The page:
The Blog

Last week I was working with two client groups where the discussion turned to the manager-direct report relationship. The sustainability of a company flows directly from the protection and nurture of that interaction, which is why I call this the “sacred relationship of the organization.” Organizations thrive, plane or even die depending on the health of this relationship.  The chief reason employees leave a company is a dysfunctional relationship with their immediate manager.  Senior managers need to ensure that the manager-direct report relationship is highly functional.

In business (and in my book) I make a distinction between accountability and responsibility. I define the former as “a contract between managers and their direct reports” and the latter as “a feeling of obligation and caring, which, if it is not tied to accountability, can end at the level of feeling…and may or may not lead to action.”

Consider the number of these types of relationships in your organization, hundreds? Thousands? Each one is a costly investment by you. It is critically important for you to clarify the language that’s used in this relationship. Companies succeed when every employee is working on what their managers hold them accountable to do – not on what they choose to do.

Nick Forrest

Canadian Pacific Railway’s CEO Hunter Harrison just doesn’t get it. Or worse, he gets it – but is a master at deflecting blame.

Mr. Harrison is on record as stating that the Lac Mégantic tragedy occurred as the result of the actions of one person (i.e., the train operator). He’s in a lather about the recently released Canadian Transportation Safety Board’s report, saying that the new safety procedures are out of proportion and would not have prevented this accident.

That one employee has been singled out for blame is lamentable. Why are the CEO and the executive team not in the dock as well? This accident was not the fault of a lone employee.

A CEO is accountable for creating the environment, policies, processes and managing the behaviours of all their employees.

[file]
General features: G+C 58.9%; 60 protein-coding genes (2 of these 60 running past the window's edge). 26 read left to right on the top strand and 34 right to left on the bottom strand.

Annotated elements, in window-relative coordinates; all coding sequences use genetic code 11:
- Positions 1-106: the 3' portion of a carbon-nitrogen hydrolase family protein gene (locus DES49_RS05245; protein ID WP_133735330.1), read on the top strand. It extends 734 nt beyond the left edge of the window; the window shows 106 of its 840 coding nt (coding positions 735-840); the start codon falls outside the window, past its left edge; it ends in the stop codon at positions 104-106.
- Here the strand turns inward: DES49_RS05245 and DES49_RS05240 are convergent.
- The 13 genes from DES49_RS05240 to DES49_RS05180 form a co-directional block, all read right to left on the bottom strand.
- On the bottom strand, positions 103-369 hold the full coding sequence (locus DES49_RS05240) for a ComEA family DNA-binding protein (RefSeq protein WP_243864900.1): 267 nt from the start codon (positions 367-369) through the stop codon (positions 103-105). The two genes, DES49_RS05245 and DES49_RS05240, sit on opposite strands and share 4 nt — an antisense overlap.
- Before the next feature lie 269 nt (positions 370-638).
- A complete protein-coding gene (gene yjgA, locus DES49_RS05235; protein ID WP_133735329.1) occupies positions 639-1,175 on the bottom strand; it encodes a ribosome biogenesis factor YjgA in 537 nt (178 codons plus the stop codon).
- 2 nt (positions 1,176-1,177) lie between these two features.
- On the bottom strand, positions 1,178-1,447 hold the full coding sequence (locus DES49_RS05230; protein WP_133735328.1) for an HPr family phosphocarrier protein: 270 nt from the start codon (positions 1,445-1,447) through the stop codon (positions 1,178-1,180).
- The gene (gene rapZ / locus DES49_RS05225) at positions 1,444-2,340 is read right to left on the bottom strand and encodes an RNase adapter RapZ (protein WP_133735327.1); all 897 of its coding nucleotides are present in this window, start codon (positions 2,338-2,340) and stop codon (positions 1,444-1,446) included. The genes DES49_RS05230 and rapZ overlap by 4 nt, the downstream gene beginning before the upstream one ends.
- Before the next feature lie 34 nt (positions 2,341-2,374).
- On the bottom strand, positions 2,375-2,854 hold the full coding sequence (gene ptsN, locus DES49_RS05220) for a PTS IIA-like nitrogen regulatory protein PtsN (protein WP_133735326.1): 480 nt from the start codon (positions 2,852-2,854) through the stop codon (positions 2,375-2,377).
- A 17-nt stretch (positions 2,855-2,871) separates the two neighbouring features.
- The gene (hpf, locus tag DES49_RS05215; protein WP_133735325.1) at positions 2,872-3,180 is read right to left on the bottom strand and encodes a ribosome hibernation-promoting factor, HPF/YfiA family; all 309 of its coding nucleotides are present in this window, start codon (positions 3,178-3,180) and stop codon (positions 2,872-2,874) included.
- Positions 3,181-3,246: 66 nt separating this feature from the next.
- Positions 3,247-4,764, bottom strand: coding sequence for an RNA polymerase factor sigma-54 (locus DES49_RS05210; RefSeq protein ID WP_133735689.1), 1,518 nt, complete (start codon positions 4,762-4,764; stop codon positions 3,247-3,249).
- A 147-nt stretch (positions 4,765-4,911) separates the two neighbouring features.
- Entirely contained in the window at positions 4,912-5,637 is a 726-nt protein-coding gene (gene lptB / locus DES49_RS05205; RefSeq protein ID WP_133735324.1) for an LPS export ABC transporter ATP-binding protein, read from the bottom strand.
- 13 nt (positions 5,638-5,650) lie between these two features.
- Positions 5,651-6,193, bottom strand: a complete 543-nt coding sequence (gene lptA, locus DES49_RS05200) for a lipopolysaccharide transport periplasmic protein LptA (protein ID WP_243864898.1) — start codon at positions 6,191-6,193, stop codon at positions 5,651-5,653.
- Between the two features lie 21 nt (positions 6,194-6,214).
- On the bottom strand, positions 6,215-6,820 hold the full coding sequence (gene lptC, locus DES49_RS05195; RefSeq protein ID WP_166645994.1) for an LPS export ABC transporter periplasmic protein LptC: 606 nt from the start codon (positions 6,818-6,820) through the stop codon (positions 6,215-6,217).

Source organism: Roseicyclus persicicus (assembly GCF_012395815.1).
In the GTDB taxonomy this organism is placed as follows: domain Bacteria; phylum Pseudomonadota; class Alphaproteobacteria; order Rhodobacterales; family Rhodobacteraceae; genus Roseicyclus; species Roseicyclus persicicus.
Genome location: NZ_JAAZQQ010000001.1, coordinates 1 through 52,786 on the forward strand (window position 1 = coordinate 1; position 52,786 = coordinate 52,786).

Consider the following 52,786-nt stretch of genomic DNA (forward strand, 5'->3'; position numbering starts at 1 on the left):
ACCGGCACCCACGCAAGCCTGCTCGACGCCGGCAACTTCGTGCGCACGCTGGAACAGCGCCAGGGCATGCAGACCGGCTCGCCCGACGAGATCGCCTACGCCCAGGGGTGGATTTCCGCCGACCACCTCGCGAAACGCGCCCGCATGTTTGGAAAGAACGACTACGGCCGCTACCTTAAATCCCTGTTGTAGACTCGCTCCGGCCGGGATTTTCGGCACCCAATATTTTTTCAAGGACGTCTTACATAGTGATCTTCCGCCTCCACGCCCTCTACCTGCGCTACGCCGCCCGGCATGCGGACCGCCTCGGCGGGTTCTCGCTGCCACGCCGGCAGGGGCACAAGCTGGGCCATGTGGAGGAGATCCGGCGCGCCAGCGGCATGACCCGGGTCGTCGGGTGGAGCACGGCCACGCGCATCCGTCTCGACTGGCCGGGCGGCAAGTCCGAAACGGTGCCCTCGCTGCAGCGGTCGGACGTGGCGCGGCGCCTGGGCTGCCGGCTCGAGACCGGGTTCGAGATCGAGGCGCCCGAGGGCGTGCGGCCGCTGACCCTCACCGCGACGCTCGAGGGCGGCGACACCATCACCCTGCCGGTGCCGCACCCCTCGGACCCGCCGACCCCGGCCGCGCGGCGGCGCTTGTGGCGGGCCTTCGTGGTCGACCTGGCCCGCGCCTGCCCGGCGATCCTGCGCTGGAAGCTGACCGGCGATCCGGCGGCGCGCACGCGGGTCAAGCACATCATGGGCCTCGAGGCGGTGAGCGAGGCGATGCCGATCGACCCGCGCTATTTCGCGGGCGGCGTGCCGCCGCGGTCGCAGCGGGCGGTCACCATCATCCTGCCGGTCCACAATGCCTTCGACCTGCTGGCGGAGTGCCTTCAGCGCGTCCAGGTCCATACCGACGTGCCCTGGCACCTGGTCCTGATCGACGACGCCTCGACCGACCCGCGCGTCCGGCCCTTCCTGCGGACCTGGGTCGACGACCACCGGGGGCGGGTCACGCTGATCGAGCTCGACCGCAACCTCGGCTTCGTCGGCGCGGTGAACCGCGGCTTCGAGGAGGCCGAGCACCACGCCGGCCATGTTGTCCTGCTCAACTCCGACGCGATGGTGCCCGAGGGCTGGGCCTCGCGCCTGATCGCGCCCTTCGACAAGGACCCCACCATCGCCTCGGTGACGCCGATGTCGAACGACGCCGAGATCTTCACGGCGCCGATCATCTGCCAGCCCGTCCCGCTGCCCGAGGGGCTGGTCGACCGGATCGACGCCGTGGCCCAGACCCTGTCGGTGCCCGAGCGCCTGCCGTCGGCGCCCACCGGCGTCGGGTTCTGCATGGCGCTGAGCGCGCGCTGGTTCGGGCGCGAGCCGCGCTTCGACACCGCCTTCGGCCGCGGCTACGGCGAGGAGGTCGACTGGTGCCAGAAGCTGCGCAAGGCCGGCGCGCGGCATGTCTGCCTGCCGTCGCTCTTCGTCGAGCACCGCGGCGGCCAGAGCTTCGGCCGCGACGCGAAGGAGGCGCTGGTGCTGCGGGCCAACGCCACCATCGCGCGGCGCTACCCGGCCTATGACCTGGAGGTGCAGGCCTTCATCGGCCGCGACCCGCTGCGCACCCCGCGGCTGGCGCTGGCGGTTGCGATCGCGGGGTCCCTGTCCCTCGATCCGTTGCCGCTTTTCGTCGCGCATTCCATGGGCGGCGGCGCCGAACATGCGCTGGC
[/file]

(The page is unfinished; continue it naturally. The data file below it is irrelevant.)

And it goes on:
So maybe because of one person’s behaviour the accident was triggered. However, the CEO is accountable for this behaviour. It is his company, his strategy, his capital equipment (underserviced as evidenced by fires and brake failures), his employees who are trained to operate the trains at specified levels. If they fail, he fails. There is no such thing as “teflon management” for any manager. His employees’ mistakes are his mistakes.

Any incident, such as the terrible one that occurred at Lac Mégantic where 47 innocent people lost their lives, does not just occur as the result of the actions of one lone employee. Instead, it occurred because of a series of systemic failures in an organization headed by a full-steam-ahead CEO who failed to provide the required management and resources to enable employees to successfully carry out their work.

Mr. Harrison appears to miss this point.

Nick Forrest

This is an open letter to CEOs everywhere.

Dear CEO,

You have to dare to be the greatest CEO you can be, or you should not take the job.

You say that your employees are important… your “most valuable asset”. But when you make that statement, do you actually believe it to be true? What does that really mean to you?

For example, do all your employees feel useful at work? Are they fully engaged with their assigned tasks and with the organization as a whole? Are they paid fairly? Do they have the right benefits?

If you have answered “yes” to the above questions, you are in a position to build a great company. Great companies emerge when all employees believe they are contributing to producing something that is good and worthwhile. And employees must be properly compensated for their work.

You, the CEO, have an incredible impact on your organization. Just by your day-to-day presence and actions, you enable the work environment.

The question is: What sort of a work environment will it be? Are you going to deliberately and consciously put in place systems that provide conditions under which every employee can do their best work?

You have the power. Use it wisely.

Nick Forrest

Yesterday’s newspaper featured the following headline: “Wharton Makes a Claim to the Business School Party Scene”. How disillusioning that such a respected college at the University of Pennsylvania would brag about being a “party-hardy” school in order to attract a certain caliber of M.B.A. student.

But then, that seems to be the trend with North American institutions these days. I took a look at how M.B.A. schools in Canada market themselves and was puzzled with their positioning statements. To quote a few:

“Make your degree pay quickly…” (Ted Rogers School of Business, Ryerson University, Toronto ON)